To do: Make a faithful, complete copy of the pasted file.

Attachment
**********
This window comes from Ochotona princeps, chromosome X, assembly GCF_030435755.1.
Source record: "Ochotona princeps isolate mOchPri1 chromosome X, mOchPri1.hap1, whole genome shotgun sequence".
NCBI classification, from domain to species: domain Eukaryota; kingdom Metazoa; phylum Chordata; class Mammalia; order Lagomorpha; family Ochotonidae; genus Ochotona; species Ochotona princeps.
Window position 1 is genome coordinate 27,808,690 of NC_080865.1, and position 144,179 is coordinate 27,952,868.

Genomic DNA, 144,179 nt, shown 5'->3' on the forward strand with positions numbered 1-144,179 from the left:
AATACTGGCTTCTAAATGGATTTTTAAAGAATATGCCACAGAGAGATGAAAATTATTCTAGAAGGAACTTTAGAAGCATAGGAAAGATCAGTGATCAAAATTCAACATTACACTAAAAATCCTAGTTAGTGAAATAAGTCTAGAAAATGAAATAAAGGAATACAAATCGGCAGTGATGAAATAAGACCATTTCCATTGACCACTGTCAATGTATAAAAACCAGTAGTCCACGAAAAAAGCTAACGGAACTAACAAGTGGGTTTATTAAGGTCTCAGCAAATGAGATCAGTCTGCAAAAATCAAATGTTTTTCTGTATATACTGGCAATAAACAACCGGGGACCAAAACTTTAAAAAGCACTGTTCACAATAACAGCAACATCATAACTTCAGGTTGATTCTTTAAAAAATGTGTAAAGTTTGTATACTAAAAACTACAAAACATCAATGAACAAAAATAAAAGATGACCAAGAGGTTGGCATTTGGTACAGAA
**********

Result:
This window comes from Ochotona princeps, chromosome X, assembly GCF_030435755.1.
Source record: "Ochotona princeps isolate mOchPri1 chromosome X, mOchPri1.hap1, whole genome shotgun sequence".
NCBI classification, from domain to species: domain Eukaryota; kingdom Metazoa; phylum Chordata; class Mammalia; order Lagomorpha; family Ochotonidae; genus Ochotona; species Ochotona princeps.
Window position 1 is genome coordinate 27,808,690 of NC_080865.1, and position 144,179 is coordinate 27,952,868.

Genomic DNA, 144,179 nt, shown 5'->3' on the forward strand with positions numbered 1-144,179 from the left:
AATACTGGCTTCTAAATGGATTTTTAAAGAATATGCCACAGAGAGATGAAAATTATTCTAGAAGGAACTTTAGAAGCATAGGAAAGATCAGTGATCAAAATTCAACATTACACTAAAAATCCTAGTTAGTGAAATAAGTCTAGAAAATGAAATAAAGGAATACAAATCGGCAGTGATGAAATAAGACCATTTCCATTGACCACTGTCAATGTATAAAAACCAGTAGTCCACGAAAAAAGCTAACGGAACTAACAAGTGGGTTTATTAAGGTCTCAGCAAATGAGATCAGTCTGCAAAAATCAAATGTTTTTCTGTATATACTGGCAATAAACAACCGGGGACCAAAACTTTAAAAAGCACTGTTCACAATAACAGCAACATCATAACTTCAGGTTGATTCTTTAAAAAATGTGTAAAGTTTGTATACTAAAAACTACAAAACATCAATGAACAAAAATAAAAGATGACCAAGAGGTTGGCATTTGGTACAGAA